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Re: Is it possible to install Debian in such a case.

On Fri 10 May 2019 at 16:18:51 (-0400), Felix Miata wrote:
> David Wright composed on 2019-05-10 13:32 (UTC-0500):
> > On Fri 10 May 2019 at 12:06:05 (-0400), Felix Miata wrote:
> >> what I virtually always do, install from network, beginning with fetching
> >> <http://ftp.debian.org/debian/dists/stretch/main/installer-amd64/current/images/netboot/debian-installer/amd64/initrd.gz>
> >> and
> >> <http://ftp.debian.org/debian/dists/stretch/main/installer-amd64/current/images/netboot/debian-installer/amd64/linux>
> >> and placing them where Grub can find and load them.
> > So I'm looking for the page that has those instructions. Do you know
> > where it is?                                                             
> It's not all on https://wiki.debian.org/Grub which only has the standard Grub2
> boilerplate, to get from A to B one must first divert to C and then D. :-p There
> is a small piece of it hidden in its first FAQ (/etc/grub.d/40_custom).
> > It would list the requirements, what to put where, and where in the
> > d-i process you arrive after booting.
> > (d-i ≡ debian-installer, for the OP.)                                          
> Try putting this in custom.cfg in a bootable stick directory containing grub.cfg:
> menuentry "Install Debian via HTTP" {
> 	search --no-floppy --label --set=root <USBSTICKLABEL>
> 	linux	/boot/linux
> 	initrd	/boot/initrd.gz
> }
> Once that's done, the stick booted, and the selection made, the d-i app takes over
> by asking the exact same questions as if having booted from the NET iso.
> No USB stick (or OM, or PXE) is needed for linux and initrd.gz if the target
> system already has a loadable Grub (any bootloader really, syslinux, rEFInd,
> others) installed anywhere, which is the standard installation method in my routine.

That's pretty much what I needed to get this sorted out. In my case,
using the hard disk itself, the USBSTICKLABEL is just the LABEL that's
used for the existing system itself, and I copied the files above
straight into /boot, along with all my normal kernels.

As this was new territory, I tried it out on a spare laptop. Checking
the files against the SHA256SUMS, I noticed a lot of different linux
kernels and initrd.gz files which I assume could do a similar job in
slightly different ways. I'm not sure where this is documented.

With your files, I indeed booted straight into the d-i, presumably in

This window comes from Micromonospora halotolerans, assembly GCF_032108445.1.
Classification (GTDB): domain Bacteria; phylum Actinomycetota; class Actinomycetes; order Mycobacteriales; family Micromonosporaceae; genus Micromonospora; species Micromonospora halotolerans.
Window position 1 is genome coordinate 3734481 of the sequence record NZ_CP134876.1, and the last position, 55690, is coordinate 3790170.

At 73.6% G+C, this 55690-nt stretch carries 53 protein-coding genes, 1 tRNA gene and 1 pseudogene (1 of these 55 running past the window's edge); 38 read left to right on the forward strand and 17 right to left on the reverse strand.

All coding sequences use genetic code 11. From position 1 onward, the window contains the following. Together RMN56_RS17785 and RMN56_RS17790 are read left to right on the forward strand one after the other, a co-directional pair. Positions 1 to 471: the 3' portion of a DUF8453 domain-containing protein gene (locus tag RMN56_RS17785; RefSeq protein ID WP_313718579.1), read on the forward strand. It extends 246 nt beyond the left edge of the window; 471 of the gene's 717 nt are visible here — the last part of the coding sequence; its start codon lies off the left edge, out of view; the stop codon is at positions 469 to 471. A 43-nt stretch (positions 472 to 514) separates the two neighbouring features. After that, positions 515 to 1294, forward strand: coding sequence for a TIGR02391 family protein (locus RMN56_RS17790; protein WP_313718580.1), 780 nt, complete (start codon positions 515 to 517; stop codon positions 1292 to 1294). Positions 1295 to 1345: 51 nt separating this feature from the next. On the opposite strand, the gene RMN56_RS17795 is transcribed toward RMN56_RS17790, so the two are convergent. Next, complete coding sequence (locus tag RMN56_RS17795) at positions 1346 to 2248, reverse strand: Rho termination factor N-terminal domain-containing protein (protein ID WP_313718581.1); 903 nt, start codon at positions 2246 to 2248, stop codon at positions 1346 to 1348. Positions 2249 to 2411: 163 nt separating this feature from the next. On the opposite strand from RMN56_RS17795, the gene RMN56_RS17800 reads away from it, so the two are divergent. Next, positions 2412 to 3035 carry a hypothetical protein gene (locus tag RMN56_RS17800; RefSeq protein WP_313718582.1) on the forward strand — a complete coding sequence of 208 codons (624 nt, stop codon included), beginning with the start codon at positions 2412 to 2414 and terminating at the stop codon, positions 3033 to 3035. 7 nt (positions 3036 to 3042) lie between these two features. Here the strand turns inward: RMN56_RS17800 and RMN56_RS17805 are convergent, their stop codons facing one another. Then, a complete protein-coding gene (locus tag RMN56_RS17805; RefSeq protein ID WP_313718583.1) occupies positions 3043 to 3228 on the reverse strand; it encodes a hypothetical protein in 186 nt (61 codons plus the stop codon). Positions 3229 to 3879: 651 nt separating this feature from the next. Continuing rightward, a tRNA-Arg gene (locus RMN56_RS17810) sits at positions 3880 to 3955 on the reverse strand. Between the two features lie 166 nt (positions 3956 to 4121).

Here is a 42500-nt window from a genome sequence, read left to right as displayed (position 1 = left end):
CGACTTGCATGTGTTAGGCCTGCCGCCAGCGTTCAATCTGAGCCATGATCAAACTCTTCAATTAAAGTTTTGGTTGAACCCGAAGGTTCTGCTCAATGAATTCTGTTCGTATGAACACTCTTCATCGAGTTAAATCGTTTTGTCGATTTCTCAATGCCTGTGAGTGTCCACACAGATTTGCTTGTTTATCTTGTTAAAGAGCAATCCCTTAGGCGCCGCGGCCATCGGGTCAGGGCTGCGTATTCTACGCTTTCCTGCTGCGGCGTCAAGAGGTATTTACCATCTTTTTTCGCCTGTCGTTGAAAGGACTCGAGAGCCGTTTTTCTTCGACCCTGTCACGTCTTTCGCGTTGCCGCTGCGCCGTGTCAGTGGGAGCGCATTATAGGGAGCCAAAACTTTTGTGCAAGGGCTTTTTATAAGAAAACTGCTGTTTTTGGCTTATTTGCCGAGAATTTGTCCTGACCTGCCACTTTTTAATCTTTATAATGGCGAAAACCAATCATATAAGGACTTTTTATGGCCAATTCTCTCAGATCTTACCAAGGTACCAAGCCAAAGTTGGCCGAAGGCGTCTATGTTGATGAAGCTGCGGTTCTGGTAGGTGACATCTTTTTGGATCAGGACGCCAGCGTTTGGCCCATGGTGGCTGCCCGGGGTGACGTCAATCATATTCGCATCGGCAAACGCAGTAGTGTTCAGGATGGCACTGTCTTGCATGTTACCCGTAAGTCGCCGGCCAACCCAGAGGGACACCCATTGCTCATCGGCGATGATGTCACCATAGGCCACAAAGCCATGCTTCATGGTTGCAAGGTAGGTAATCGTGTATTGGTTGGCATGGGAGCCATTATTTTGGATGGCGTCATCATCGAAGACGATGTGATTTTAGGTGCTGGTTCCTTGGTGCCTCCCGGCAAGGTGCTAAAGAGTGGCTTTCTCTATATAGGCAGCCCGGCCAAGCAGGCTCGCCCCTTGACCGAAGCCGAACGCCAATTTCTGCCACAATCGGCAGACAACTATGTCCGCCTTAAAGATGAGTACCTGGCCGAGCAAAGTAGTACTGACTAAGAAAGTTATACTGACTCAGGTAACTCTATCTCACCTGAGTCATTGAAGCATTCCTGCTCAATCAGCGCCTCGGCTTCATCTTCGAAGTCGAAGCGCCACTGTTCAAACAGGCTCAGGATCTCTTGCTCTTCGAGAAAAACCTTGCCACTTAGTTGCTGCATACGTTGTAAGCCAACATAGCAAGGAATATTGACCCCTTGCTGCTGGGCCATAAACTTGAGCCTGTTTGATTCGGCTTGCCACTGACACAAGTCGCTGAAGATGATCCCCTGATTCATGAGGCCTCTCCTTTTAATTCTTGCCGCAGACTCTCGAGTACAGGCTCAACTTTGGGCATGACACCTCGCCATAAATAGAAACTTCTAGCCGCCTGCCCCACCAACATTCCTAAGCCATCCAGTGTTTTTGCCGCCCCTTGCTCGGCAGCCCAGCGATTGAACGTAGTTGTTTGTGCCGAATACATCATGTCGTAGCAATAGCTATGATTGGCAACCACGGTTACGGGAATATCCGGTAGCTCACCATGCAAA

the non-graphical expert version which suited me fully. One or two
wrinkles were:
. I don't know if one could get the remote install over ssh working,
. the firmware is needed on a stick, like in days of yore (or using
  "pure" Debian netinst),
. it appears important to remove the said stick at the earliest
  opportunity else the new system may be installed on the laptop's
  hard drive but with a kernel name of /dev/sdb, which is no good
  when you come to reboot into it.

I don't want to trust overwriting the MBR's boot code, so I said no
the question. I think it then asked for the device anyway, whereupon
I backed out of that screen and then selected 'Continue without
boot loader'. I think that meant that grub wasn't configured at all,
so /boot/grub/unicode.pf2 is the only file in that directory.

Before answering the clock/UTC question, I ran
/target/usr/bin/swaplabel and put back the LABEL on my swap
partition so that the original system would find it as normal.
AFAICT the new installation finds swap by its generated UUID and
my original uses LABEL, so both systems are happy.

After the installation, I used the "Classic Chroot Sequence" to test
the bootability of the new system:

# mount /dev/sda2 /mnt
# mount -o bind /proc /mnt/proc
# mount -o bind /sys /mnt/sys
# mount -o bind /dev /mnt/dev
# chroot /mnt grub-mkconfig > /boot/grub/grub.cfg
# chroot /mnt grub-install /dev/sda

before redoing the last two commands in the old system to restore
the status quo.

> Of course, this much detail shouldn't be needed by those who have more than a
> passing familiarity with using Grub.

Whether this technique is possible is something that depends on
details of booting details like how a kernel finds its root
filesystem, whether it has the wherewithal to read it, what's inside
the initrd.gz files (with their new format) etc, apart from details
of grub.

And I find recipes for grub can be very confusing, with Grub1, Grub2,
grub-pc, and those strange hybrid packages that claimed to be Grub2
but were numbered as version 1. Looking back at past postings here,
one rarely knows precisely which versions of what were being used.

> When I see "we" instead of "I" in an OP, as
> for this thread, I assume "we" means more than one person, a group, which ought to
> possess more than a passing familiarity using Grub, hence my keeping my reply short.

I think expressions like "What I have …" and "What we want …" are just
polite expressions. To me (relatively old), the latter means that the
writer is not wanting to do an unusual or idiosyncratic task (like
"nuke" resolv.conf, castrate NetworkManager!), but one that would
likely be useful for others in a similar situation. So please feel
free to be expansive.